Zdeněk Fibich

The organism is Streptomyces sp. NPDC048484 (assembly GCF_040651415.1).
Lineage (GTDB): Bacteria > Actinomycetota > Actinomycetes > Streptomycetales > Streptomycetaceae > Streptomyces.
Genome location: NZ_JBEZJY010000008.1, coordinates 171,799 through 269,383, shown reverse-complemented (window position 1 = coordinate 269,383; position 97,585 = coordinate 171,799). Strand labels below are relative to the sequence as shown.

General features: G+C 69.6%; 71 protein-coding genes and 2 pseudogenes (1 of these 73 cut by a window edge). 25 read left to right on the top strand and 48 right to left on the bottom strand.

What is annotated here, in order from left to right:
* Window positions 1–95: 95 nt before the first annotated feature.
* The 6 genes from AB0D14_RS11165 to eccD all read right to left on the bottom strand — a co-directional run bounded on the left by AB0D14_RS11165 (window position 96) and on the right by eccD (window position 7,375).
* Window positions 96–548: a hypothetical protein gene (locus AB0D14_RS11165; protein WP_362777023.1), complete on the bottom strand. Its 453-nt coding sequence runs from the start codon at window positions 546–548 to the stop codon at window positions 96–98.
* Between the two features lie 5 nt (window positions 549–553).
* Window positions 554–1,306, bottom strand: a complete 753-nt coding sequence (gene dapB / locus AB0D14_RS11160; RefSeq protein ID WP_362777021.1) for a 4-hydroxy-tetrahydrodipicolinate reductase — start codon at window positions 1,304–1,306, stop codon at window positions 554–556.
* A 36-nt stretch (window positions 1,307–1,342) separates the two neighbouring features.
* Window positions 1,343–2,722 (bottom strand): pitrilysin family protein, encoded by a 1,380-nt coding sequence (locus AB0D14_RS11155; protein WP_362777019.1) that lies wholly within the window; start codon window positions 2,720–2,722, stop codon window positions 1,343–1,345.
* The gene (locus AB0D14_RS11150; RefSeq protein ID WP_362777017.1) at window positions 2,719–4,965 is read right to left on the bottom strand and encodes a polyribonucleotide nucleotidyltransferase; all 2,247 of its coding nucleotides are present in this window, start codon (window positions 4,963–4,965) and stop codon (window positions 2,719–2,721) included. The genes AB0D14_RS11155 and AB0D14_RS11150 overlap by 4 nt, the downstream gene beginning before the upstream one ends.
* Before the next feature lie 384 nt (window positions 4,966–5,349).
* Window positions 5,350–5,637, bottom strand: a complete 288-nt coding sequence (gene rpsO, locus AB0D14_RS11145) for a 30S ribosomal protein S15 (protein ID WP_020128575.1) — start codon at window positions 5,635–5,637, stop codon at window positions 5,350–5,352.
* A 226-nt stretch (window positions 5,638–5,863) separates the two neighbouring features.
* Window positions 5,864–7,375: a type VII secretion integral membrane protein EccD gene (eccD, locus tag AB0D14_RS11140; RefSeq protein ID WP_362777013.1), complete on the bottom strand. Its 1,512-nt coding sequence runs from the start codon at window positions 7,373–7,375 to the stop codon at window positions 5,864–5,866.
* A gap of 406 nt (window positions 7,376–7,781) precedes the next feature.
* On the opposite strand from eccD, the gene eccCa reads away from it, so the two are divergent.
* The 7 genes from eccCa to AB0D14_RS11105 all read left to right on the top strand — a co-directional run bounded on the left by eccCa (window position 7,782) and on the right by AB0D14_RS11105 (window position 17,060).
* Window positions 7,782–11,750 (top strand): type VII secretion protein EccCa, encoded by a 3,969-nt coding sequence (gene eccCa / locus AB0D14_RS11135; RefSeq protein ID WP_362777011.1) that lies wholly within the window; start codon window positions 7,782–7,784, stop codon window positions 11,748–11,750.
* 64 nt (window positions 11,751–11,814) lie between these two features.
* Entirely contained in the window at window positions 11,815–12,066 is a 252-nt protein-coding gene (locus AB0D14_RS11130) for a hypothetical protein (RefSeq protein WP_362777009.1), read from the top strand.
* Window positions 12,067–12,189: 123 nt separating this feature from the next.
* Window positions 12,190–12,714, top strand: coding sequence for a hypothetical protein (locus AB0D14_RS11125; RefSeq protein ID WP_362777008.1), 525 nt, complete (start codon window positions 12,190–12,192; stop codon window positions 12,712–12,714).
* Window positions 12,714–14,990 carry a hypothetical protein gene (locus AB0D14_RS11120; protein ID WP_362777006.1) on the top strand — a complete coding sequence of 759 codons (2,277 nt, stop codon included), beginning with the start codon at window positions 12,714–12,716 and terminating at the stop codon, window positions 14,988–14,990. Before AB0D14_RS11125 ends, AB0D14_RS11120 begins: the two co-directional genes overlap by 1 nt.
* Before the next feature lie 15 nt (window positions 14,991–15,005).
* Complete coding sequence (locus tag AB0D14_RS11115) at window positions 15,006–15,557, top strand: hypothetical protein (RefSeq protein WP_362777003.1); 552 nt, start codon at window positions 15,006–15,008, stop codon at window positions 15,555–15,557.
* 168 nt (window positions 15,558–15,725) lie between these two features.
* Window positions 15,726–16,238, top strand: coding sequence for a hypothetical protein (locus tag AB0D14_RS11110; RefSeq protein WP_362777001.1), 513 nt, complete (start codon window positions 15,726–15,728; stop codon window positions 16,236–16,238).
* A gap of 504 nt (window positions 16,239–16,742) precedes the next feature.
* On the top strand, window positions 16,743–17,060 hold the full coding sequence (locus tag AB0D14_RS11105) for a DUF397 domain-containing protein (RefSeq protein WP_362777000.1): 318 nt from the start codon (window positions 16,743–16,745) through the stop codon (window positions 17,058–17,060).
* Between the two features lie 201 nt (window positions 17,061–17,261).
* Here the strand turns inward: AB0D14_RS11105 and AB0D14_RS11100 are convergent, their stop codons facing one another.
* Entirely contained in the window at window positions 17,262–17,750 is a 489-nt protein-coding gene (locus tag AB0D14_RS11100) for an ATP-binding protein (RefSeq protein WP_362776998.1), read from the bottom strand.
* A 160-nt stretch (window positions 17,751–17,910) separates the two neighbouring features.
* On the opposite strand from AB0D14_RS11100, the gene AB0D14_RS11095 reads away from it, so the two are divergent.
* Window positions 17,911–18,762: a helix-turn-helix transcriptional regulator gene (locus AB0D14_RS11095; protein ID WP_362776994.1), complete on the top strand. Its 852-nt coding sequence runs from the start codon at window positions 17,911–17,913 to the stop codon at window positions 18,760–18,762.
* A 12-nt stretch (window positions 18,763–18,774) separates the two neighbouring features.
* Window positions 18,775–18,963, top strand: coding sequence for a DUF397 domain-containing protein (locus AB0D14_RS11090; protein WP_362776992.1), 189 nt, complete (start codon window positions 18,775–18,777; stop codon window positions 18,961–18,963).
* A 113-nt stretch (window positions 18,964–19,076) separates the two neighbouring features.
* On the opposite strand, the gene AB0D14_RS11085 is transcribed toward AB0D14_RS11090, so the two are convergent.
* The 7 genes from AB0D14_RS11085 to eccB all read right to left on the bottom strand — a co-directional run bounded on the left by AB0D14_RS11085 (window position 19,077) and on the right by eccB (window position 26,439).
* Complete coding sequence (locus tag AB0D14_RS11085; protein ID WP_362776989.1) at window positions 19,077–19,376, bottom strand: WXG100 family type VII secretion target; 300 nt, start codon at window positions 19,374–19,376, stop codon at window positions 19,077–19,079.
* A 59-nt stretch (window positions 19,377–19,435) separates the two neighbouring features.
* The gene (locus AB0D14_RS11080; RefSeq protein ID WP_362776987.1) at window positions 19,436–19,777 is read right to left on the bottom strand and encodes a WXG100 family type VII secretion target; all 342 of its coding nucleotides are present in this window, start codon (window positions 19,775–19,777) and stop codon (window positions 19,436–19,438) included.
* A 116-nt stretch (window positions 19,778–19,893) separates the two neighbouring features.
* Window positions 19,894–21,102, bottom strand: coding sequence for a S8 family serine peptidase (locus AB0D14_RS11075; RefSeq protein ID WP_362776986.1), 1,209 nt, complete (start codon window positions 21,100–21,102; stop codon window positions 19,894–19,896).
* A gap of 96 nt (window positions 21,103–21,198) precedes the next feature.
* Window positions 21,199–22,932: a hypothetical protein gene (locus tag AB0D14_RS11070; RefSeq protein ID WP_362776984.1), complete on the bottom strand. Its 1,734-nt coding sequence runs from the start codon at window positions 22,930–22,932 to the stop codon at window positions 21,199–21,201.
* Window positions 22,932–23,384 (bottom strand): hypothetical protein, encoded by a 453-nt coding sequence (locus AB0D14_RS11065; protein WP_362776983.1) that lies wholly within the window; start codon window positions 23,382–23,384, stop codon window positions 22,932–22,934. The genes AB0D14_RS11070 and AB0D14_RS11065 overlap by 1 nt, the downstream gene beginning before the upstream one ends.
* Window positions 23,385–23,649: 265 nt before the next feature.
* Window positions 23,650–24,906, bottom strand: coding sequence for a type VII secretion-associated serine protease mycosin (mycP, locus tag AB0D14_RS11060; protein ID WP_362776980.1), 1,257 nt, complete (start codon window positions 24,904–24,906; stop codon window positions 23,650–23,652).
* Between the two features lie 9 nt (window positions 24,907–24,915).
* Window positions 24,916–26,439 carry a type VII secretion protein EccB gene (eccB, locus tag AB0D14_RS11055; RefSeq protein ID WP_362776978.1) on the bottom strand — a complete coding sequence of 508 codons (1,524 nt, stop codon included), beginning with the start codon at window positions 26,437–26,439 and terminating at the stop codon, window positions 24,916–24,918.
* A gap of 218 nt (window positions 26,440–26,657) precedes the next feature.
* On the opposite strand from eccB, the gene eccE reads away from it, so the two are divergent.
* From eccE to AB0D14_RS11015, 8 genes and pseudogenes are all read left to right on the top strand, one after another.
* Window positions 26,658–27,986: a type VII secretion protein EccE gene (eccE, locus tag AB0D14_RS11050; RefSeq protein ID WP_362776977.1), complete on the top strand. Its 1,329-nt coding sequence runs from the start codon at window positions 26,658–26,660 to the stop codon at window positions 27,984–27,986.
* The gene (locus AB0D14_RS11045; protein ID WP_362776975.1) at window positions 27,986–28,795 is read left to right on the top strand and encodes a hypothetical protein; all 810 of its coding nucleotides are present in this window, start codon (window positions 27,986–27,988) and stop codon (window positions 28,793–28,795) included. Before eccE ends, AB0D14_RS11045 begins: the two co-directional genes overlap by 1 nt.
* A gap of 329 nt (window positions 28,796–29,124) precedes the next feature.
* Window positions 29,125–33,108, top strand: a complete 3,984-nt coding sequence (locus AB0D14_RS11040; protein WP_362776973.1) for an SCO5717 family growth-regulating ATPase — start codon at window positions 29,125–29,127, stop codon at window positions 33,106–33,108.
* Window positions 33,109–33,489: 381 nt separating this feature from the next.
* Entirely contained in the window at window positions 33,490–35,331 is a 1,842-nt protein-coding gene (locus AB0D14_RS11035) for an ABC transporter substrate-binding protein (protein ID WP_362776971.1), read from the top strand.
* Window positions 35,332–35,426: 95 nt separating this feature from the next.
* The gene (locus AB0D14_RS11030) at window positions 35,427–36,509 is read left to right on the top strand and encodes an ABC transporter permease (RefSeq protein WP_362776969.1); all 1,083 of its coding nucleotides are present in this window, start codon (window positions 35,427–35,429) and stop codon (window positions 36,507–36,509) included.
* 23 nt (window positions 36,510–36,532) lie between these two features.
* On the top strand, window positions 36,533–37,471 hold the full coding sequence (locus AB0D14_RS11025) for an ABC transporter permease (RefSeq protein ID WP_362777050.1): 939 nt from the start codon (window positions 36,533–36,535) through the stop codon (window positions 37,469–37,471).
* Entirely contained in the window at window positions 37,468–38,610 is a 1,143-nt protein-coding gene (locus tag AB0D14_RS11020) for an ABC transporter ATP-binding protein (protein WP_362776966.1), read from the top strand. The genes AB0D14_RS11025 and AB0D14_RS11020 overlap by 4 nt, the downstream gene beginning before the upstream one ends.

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Fibich was the third of the leading Czech composers of the last half of the nineteenth century, after Smetana and Dvorák. His music is strongly Romantic and often intensely personal. Less nationalistic than was fashionable for much of his later life and early posterity, his works have only recently begun to meet a revival of interest. Fibich's mother was from a cultured Viennese family, while his father was a Czech forestry official. He was born in a remote rural town and later moved to another, Liban. All his life he retained a love of nature. Fibich was home-schooled by his mother until he was nine; she also taught him piano, and then referred him to a local priest, Frantisek Cerny, for studies in music theory. He later attended a private music school in Prague; by the end of his schooling, Fibich had written over 50 compositions. Most were piano pieces and songs, but some were more ambitious, including an attempt at music for the final part of Romeo and Juliet and a symphony sketched out on four open staves. In 1865 he entered the Leipzig Conservatory, studying with Ignaz Moscheles and others. He returned to Bohemia in 1870, lived with his parents a year until he had turned 21, and then moved to Prague. He began composing full-time, writing an opera, Bukovin, to a libretto by the same writer responsible for Smetana's The Bartered Bride. In 1873 he married Ruzena Hanusova and took a position directing a choir in Vilnius, Lithuania. His tone poem of that year, Zaboj, Slavoj, and Ludek, deeply influenced Smetana's nascent Má Vlast. Soon the newlyweds were expecting twins, but Fibich suffered the loss of his wife, her sister, and both babies over the next two years. Fibich took a job at the Provisional Theater in Prague, and married a third Hanusova sister, Betty, in 1875. They had a son, Richard, in 1876. This baby survived, but the marriage did not. Finding that his theatrical duties took him away from composition, Fibich gave them up in favor of a position at the Russian Orthodox Church in Prague in 1878. He wrote a fairly successful opera, Blanik, and became interested in the unusual musical form of the melodrama. He came to be one of the most successful composers in that genre. In 1881 Fibich resigned from his church position and devoted himself full-time to composing and teaching. Soon he fell in love with a pupil, a singer named Anezka Schulzová, and eventually abandoned his wife and son for her. Miss Schulzova was a well-read young woman who directed Fibich toward texts with a feminist orientation. Indeed, of his last four operas, she wrote the texts for three of them. Sarka (1897), about a Czech female military leader, was his most successful work, in part due to its patriotic theme. Fibich also began writing an immense series of short piano works called Moods, Impressions, and Reminiscences, composed between 1891 and 1899. They form virtually a musical diary of his affair with Schulzova, and often they are exceptionally intimate and passionate. In 1899 he returned to a position as producer at the Provisional Theater, now called the National Theater. He died unexpectedly of a kidney infection in 1900.